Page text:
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A further 4.3million had to wait more than two weeks. The findings come as worries grow about the difficulty of securing medical attention in England today. There is further concern that GPs on England’s local medical committees have voted to reduce core hours to 9am to 5pm instead of 8am to 6:30pm.
This could now be a key demand when new contracts are negotiated with NHS England.
Carers UK said its own research found “one in five unpaid carers providing care to disabled, ill and older people had waited longer than a month to get a GP appointment”.
Emily Holzhausen, the charity’s director of policy, said it was “deeply concerning” that people were waiting longer to access health services.
She said: “Slower access to GPs can have serious consequences on their health and ability to care. Our research shows that two-thirds of carers (67 percent) waiting for specialist treatment say it is having a negative impact on their mental or physical health.”
Labour shadow health secretary Wes Streeting said: “Among those millions waiting more than a month or not getting an appointment at all, there will be conditions going undiagnosed until it is too late. Patients have no time to wait.”
Mr Streeting said a Labour Government would pay for a “new generation of doctors and nurses” by abolishing the controversial “non-dom” tax status.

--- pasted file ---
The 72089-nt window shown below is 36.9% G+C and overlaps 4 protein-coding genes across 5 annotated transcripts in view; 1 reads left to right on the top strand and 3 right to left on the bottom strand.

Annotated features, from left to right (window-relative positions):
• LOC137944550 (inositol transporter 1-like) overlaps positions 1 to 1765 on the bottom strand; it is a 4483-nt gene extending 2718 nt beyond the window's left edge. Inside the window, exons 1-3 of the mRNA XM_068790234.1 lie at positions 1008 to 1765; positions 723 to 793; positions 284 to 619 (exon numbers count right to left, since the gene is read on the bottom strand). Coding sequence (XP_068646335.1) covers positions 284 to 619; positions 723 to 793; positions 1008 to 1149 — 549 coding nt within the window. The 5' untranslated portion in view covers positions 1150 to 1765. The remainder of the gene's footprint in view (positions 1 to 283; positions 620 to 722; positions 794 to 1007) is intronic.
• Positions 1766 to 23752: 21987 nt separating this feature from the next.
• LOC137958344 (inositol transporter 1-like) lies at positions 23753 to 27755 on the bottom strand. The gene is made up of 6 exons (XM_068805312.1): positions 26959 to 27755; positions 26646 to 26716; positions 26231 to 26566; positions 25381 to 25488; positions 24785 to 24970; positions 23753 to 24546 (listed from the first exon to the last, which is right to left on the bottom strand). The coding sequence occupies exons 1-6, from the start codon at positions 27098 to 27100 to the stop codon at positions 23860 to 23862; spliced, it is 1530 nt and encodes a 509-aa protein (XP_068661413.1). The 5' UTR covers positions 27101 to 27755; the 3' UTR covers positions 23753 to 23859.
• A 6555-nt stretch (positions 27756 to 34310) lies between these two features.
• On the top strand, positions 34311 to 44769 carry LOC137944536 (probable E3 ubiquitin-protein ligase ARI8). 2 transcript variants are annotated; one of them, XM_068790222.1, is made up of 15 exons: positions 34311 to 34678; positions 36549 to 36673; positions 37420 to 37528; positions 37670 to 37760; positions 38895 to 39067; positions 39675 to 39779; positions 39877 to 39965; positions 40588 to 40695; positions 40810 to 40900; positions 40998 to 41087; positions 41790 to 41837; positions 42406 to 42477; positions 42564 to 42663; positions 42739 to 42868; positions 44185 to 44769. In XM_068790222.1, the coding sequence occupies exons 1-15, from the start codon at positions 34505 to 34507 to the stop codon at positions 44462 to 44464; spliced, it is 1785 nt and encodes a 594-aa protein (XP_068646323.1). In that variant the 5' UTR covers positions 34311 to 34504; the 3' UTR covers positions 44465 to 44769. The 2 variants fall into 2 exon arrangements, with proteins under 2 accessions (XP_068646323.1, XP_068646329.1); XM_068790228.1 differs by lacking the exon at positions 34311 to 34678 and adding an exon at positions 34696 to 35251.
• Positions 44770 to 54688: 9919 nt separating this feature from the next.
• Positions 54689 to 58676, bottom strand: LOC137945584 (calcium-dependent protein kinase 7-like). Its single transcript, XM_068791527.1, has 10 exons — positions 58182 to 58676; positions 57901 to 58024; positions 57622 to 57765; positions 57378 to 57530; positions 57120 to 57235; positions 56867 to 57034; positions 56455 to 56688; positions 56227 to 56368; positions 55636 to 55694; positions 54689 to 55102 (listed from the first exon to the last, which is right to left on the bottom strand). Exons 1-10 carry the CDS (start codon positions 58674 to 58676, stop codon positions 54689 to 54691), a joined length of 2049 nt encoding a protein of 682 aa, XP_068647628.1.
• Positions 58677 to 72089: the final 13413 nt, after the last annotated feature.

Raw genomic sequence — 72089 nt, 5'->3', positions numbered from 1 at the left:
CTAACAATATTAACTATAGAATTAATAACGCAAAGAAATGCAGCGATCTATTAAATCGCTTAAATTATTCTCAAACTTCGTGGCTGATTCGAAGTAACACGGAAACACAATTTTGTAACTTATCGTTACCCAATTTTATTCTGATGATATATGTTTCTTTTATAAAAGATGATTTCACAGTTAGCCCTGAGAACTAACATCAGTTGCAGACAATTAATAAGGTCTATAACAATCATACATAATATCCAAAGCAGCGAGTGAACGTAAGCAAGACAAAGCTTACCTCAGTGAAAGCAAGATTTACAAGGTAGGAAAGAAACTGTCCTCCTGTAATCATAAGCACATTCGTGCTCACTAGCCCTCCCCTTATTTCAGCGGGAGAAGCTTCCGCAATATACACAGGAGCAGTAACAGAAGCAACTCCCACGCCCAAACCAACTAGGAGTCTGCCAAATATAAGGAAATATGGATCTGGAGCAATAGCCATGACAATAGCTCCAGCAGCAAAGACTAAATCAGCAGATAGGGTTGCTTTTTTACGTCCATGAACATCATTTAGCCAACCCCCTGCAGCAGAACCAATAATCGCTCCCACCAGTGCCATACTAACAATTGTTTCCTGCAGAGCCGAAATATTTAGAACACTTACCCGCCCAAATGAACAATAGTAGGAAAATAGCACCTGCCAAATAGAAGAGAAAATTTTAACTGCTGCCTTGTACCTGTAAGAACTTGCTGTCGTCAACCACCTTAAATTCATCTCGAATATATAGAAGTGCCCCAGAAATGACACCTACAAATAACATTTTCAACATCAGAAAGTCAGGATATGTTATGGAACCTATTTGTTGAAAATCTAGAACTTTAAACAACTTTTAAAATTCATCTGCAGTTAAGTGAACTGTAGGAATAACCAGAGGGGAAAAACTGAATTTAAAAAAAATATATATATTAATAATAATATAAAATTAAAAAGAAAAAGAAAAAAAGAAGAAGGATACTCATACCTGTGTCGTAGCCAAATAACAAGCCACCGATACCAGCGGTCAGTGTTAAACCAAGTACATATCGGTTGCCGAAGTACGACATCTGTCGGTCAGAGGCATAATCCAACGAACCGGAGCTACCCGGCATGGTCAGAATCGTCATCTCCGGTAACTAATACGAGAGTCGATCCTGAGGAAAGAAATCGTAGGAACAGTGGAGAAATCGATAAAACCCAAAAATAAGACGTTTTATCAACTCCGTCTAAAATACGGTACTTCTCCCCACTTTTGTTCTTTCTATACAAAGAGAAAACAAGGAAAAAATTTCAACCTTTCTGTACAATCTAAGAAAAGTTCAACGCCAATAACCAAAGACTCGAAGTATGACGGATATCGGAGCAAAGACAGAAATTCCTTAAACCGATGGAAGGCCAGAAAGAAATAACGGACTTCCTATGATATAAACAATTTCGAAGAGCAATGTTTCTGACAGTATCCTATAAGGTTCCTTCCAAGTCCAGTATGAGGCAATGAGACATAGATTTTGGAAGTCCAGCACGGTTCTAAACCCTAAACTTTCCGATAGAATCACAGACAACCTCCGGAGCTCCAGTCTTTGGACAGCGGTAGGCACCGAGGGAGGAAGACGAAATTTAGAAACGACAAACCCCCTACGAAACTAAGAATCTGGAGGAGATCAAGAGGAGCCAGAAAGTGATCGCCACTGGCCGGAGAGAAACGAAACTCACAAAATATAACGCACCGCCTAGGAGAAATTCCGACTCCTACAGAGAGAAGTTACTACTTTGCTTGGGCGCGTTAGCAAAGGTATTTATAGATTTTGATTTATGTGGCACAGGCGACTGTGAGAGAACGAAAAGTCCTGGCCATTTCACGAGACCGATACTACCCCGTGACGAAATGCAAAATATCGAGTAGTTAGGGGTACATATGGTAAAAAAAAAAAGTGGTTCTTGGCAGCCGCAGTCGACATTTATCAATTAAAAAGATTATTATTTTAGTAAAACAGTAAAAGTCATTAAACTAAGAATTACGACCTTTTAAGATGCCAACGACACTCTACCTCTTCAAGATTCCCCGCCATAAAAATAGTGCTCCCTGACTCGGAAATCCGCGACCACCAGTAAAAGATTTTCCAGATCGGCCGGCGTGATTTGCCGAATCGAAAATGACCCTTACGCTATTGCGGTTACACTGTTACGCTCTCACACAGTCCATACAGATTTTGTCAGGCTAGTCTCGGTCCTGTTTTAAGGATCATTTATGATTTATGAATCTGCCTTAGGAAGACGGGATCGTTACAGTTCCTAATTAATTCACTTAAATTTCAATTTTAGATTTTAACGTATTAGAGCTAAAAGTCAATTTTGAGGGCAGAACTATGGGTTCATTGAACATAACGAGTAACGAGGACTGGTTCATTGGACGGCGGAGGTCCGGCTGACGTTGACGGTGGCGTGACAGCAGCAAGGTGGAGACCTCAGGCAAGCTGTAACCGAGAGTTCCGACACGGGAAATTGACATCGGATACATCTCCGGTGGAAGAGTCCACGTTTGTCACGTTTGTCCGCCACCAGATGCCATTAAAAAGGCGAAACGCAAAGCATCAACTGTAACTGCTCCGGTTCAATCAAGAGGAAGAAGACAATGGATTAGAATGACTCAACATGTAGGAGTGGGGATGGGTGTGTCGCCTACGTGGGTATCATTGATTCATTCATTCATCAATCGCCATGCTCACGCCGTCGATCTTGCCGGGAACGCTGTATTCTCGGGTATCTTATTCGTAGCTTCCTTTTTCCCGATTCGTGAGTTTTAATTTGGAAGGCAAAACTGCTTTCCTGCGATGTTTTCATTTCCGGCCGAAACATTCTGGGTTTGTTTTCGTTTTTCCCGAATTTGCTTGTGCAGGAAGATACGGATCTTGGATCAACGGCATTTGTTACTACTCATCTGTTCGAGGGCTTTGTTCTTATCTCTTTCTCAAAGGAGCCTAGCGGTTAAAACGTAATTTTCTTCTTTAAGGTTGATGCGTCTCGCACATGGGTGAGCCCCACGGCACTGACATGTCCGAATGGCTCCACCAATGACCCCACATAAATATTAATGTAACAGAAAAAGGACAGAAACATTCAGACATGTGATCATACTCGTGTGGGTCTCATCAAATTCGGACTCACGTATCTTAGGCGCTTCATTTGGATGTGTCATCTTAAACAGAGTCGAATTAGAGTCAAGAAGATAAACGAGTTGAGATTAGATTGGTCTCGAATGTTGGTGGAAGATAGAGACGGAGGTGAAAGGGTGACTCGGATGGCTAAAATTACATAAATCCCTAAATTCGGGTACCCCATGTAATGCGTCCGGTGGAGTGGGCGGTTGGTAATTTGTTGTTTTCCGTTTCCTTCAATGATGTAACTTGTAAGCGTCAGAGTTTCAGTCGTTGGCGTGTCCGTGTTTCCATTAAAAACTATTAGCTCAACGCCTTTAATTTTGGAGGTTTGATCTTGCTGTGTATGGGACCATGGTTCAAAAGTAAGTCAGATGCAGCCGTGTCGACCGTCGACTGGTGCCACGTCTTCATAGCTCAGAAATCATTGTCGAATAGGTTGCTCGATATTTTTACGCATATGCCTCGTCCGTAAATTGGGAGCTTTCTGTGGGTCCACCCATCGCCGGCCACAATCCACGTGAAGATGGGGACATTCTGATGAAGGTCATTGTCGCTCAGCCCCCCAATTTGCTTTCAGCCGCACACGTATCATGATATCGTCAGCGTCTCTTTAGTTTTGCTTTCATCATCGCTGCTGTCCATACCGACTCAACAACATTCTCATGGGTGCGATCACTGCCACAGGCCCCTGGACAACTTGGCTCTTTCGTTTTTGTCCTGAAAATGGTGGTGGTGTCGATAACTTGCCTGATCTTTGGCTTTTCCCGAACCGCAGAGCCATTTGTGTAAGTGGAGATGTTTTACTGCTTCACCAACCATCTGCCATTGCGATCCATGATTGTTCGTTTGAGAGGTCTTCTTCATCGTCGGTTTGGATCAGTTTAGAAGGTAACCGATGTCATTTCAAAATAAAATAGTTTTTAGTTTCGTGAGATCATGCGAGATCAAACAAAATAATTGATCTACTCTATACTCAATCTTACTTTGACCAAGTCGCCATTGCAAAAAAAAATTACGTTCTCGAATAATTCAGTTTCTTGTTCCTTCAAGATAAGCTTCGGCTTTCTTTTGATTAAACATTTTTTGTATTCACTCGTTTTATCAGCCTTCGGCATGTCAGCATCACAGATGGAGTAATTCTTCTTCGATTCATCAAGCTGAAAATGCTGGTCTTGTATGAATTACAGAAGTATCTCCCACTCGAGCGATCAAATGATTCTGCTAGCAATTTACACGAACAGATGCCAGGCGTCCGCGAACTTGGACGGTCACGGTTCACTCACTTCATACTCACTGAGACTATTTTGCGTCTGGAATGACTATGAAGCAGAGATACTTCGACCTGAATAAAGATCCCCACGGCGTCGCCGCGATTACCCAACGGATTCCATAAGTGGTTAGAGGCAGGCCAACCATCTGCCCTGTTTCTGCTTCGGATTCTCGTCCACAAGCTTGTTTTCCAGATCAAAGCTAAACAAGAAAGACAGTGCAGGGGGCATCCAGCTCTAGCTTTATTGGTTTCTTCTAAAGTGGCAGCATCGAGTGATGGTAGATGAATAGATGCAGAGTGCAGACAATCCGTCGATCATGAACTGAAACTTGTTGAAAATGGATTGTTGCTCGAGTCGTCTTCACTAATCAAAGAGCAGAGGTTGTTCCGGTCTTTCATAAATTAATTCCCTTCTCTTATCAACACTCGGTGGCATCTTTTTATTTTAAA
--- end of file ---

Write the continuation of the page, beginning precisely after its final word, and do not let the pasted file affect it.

He said: “Patients need doctors and nurses more than the wealthiest need a tax break. Patients should be able to see the doctor they want, in the manner they choose, when they need to.
“Labour will put patients first and get them seen on times again.”
Caroline Abrahams, director of Age UK, said the long waits to see a GP were “another manifestation of the acute pressures on all NHS services at the moment”.
She warned that too many older people are “under-served by NHS and social care services at present, despite the very best efforts of the busy staff working in them.”
Ms Abrahams backed efforts to support older people to “stay fit and well in their own homes and in care homes,” saying this would “help GPs and reduce hospital admissions too”.
Dr Kieran Sharrock of the British Medical Association – the doctors’ trade union – last week said there were nearly 1,900 fewer fully qualified GPs than in September 2015. He warned that GPs were suffering from exhaustion and burnout, with doctors quitting the NHS.
Health and Social Care Secretary Steve Barclay said: “We promised to prioritise patients and improve access and that is exactly what we have done.
“I am determined to make it easier for people to get an appointment with their GP practice when they need one and this will allow patients to make a more informed choice about the care they receive.”
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